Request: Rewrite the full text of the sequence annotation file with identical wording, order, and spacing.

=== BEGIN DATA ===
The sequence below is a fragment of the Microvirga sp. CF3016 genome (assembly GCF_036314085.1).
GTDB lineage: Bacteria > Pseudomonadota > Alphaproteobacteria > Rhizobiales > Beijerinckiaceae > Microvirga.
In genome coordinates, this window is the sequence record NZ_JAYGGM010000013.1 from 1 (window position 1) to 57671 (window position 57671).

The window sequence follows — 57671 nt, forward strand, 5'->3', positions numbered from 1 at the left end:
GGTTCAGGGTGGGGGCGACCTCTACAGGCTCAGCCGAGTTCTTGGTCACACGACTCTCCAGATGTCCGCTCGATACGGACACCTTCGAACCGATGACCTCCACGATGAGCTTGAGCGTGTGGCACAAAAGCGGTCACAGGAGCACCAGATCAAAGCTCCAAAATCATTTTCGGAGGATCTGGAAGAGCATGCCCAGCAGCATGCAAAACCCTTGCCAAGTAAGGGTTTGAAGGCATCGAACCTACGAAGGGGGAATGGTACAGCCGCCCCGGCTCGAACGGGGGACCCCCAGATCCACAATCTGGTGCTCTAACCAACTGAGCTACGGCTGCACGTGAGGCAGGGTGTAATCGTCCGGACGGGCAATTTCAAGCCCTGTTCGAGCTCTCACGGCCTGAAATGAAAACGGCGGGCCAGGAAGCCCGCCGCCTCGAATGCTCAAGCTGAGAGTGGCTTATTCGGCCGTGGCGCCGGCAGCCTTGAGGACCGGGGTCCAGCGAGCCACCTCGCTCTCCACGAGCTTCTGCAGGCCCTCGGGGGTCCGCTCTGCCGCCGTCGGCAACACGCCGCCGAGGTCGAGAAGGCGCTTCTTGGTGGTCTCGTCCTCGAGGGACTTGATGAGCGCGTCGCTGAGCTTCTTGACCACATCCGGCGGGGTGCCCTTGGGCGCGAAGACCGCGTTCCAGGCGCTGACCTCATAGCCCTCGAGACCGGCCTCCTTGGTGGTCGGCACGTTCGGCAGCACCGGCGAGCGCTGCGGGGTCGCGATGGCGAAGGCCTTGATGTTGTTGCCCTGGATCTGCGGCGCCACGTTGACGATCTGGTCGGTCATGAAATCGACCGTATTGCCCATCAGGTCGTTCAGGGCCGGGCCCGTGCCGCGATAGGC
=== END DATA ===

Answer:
The sequence below is a fragment of the Microvirga sp. CF3016 genome (assembly GCF_036314085.1).
GTDB lineage: Bacteria > Pseudomonadota > Alphaproteobacteria > Rhizobiales > Beijerinckiaceae > Microvirga.
In genome coordinates, this window is the sequence record NZ_JAYGGM010000013.1 from 1 (window position 1) to 57671 (window position 57671).

The window sequence follows — 57671 nt, forward strand, 5'->3', positions numbered from 1 at the left end:
GGTTCAGGGTGGGGGCGACCTCTACAGGCTCAGCCGAGTTCTTGGTCACACGACTCTCCAGATGTCCGCTCGATACGGACACCTTCGAACCGATGACCTCCACGATGAGCTTGAGCGTGTGGCACAAAAGCGGTCACAGGAGCACCAGATCAAAGCTCCAAAATCATTTTCGGAGGATCTGGAAGAGCATGCCCAGCAGCATGCAAAACCCTTGCCAAGTAAGGGTTTGAAGGCATCGAACCTACGAAGGGGGAATGGTACAGCCGCCCCGGCTCGAACGGGGGACCCCCAGATCCACAATCTGGTGCTCTAACCAACTGAGCTACGGCTGCACGTGAGGCAGGGTGTAATCGTCCGGACGGGCAATTTCAAGCCCTGTTCGAGCTCTCACGGCCTGAAATGAAAACGGCGGGCCAGGAAGCCCGCCGCCTCGAATGCTCAAGCTGAGAGTGGCTTATTCGGCCGTGGCGCCGGCAGCCTTGAGGACCGGGGTCCAGCGAGCCACCTCGCTCTCCACGAGCTTCTGCAGGCCCTCGGGGGTCCGCTCTGCCGCCGTCGGCAACACGCCGCCGAGGTCGAGAAGGCGCTTCTTGGTGGTCTCGTCCTCGAGGGACTTGATGAGCGCGTCGCTGAGCTTCTTGACCACATCCGGCGGGGTGCCCTTGGGCGCGAAGACCGCGTTCCAGGCGCTGACCTCATAGCCCTCGAGACCGGCCTCCTTGGTGGTCGGCACGTTCGGCAGCACCGGCGAGCGCTGCGGGGTCGCGATGGCGAAGGCCTTGATGTTGTTGCCCTGGATCTGCGGCGCCACGTTGACGATCTGGTCGGTCATGAAATCGACCGTATTGCCCATCAGGTCGTTCAGGGCCGGGCCCGTGCCGCGATAGGC